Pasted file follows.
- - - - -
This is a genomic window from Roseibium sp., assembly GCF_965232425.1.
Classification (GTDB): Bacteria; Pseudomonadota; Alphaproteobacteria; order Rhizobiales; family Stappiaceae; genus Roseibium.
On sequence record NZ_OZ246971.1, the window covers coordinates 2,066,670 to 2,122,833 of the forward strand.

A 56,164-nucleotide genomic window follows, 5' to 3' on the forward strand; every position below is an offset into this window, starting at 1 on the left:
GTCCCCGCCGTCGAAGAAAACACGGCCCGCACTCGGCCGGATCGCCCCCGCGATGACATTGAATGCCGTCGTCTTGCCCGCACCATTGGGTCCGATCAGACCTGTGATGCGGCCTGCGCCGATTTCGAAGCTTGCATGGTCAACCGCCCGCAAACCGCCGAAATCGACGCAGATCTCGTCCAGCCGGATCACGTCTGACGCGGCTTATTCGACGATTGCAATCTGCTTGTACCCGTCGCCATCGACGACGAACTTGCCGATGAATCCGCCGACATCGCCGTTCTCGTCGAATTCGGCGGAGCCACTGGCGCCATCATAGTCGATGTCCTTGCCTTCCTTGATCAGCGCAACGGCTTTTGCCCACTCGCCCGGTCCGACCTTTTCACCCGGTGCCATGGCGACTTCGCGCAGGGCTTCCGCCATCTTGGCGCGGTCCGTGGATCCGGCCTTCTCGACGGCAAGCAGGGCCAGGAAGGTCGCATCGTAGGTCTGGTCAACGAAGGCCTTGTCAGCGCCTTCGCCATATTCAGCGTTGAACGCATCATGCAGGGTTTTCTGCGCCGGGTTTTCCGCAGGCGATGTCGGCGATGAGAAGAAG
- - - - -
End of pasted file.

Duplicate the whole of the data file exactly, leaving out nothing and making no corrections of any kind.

This is a genomic window from Roseibium sp., assembly GCF_965232425.1.
Classification (GTDB): Bacteria; Pseudomonadota; Alphaproteobacteria; order Rhizobiales; family Stappiaceae; genus Roseibium.
On sequence record NZ_OZ246971.1, the window covers coordinates 2,066,670 to 2,122,833 of the forward strand.

A 56,164-nucleotide genomic window follows, 5' to 3' on the forward strand; every position below is an offset into this window, starting at 1 on the left:
GTCCCCGCCGTCGAAGAAAACACGGCCCGCACTCGGCCGGATCGCCCCCGCGATGACATTGAATGCCGTCGTCTTGCCCGCACCATTGGGTCCGATCAGACCTGTGATGCGGCCTGCGCCGATTTCGAAGCTTGCATGGTCAACCGCCCGCAAACCGCCGAAATCGACGCAGATCTCGTCCAGCCGGATCACGTCTGACGCGGCTTATTCGACGATTGCAATCTGCTTGTACCCGTCGCCATCGACGACGAACTTGCCGATGAATCCGCCGACATCGCCGTTCTCGTCGAATTCGGCGGAGCCACTGGCGCCATCATAGTCGATGTCCTTGCCTTCCTTGATCAGCGCAACGGCTTTTGCCCACTCGCCCGGTCCGACCTTTTCACCCGGTGCCATGGCGACTTCGCGCAGGGCTTCCGCCATCTTGGCGCGGTCCGTGGATCCGGCCTTCTCGACGGCAAGCAGGGCCAGGAAGGTCGCATCGTAGGTCTGGTCAACGAAGGCCTTGTCAGCGCCTTCGCCATATTCAGCGTTGAACGCATCATGCAGGGTTTTCTGCGCCGGGTTTTCCGCAGGCGATGTCGGCGATGAGAAGAAG